Sleep, Not just for Beauty
Sleep is an essential foundation of wellness.
It is just as necessary as food, water or air. According to a National Sleep Foundation Study, 60% of US adults have sleep disturbances 3 nights per week or more, and more than 40 percent of adults experience daytime sleepiness severe enough to interfere with their daily activities at least a few days each month. According to psychologist and sleep expert David F. Dinges, Ph.D, some common initial symptoms of a lack of sleep are irritability, moodiness, lack of control, and aggression. If a sleep-deprived person doesn’t sleep after the initial signs, said Dinges, the person may then start to experience apathy, slowed speech and flattened emotional responses, impaired memory and an inability to be novel or multitask.
Aside from these technical aspects, not being well rested can cause a person to have less motivation, lack of ability to concentrate, be short tempered, experience increased stress, have trouble with relationships or work, increased hunger because food will increase our blood sugar and perk us up a bit, and other health and emotional challenges.
According to experts, most adults function well without sleepiness or any signs of a lack of sleep with 8 hours of sleep per night. Some people experience no sleepiness or symptoms of lack of sleep with only 6 hours while some require 10 hours of sleep to feel fully rested. The best practice is to listen to your body and gauge how you are feeling.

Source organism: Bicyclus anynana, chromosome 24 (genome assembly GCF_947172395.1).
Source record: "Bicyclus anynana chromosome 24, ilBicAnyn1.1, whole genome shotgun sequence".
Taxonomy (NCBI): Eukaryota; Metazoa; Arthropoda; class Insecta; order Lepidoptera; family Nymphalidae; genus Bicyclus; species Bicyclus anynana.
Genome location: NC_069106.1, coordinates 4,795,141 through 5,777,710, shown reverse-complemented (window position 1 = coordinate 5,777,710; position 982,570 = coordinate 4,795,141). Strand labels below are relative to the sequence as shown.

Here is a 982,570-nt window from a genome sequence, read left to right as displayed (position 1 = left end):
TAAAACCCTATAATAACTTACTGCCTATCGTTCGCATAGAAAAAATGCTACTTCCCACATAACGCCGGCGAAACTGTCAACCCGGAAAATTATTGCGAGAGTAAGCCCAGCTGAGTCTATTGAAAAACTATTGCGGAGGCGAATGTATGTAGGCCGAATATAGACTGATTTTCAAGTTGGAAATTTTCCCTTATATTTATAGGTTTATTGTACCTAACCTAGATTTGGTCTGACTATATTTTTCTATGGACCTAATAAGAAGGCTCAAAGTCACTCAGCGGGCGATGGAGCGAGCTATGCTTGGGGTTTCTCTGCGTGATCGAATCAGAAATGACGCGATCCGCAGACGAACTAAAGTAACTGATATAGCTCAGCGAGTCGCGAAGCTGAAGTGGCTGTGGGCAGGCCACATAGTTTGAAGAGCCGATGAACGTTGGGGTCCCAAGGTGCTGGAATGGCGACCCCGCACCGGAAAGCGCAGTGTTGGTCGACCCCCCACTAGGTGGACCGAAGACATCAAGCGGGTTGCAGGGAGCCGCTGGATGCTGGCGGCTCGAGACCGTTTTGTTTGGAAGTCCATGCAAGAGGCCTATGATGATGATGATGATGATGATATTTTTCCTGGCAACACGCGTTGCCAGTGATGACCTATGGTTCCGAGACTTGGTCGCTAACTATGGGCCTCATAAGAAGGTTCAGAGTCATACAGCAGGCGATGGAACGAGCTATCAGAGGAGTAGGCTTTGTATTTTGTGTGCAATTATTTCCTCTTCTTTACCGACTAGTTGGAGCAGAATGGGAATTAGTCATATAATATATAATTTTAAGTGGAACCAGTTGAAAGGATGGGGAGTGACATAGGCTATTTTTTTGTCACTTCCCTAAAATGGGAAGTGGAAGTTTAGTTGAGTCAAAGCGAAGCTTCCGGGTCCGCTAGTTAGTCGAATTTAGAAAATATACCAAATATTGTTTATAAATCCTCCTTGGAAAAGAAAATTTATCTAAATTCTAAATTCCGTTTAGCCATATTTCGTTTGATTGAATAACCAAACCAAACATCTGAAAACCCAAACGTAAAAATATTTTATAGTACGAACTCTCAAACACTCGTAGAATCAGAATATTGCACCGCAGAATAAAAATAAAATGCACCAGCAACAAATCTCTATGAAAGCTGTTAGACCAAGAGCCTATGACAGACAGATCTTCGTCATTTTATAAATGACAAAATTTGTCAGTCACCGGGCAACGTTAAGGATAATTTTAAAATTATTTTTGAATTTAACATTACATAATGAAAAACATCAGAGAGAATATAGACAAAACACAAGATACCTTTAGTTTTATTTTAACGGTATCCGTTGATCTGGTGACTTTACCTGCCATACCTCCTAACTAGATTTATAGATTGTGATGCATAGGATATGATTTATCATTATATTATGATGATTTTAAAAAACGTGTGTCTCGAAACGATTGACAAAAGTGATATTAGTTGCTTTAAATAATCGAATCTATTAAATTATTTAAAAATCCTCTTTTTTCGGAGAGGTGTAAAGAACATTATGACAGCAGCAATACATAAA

Tips for Getting a Good Nights Sleep:
- Be sure to use the restroom before getting in bed.
- Dont drink fluids too close before bed, especially alcohol.
- Avoid heavy meals before bed.
- Avoid Caffeine.
- Keep a regular fitness routine.
- Keep a regular sleep schedule and routine.
- Don’t stay up watching TV or using backlit devices, bright light is a signal to be awake.
- Be sure to spend time in the sunlight every day, this helps to set our sleep/wake cycle.
- Reserve your bed only for sleeping and sex.
- Keep the room cool and dark.
Tips for Getting Back to Sleep
- Read a relaxing book by dim light.
- Practice relaxation techniques.
- Listen to soft music or a book on tape.
- Postpone worrying or brainstorming until another time.
- If its hard to slow your mind down, try writing your thoughts down for another time.
- If you’ve been awake for over 15 minutes, try getting out of bed and doing a relaxing activity.
If you think you may have a sleep disorder, consult your doctor, for other assistance with sleep browse our Merchant Directory to consult a stress management specialist, or try a fitness routine.
Author: Tony Montijo, BS Kinesiology, CPT, CES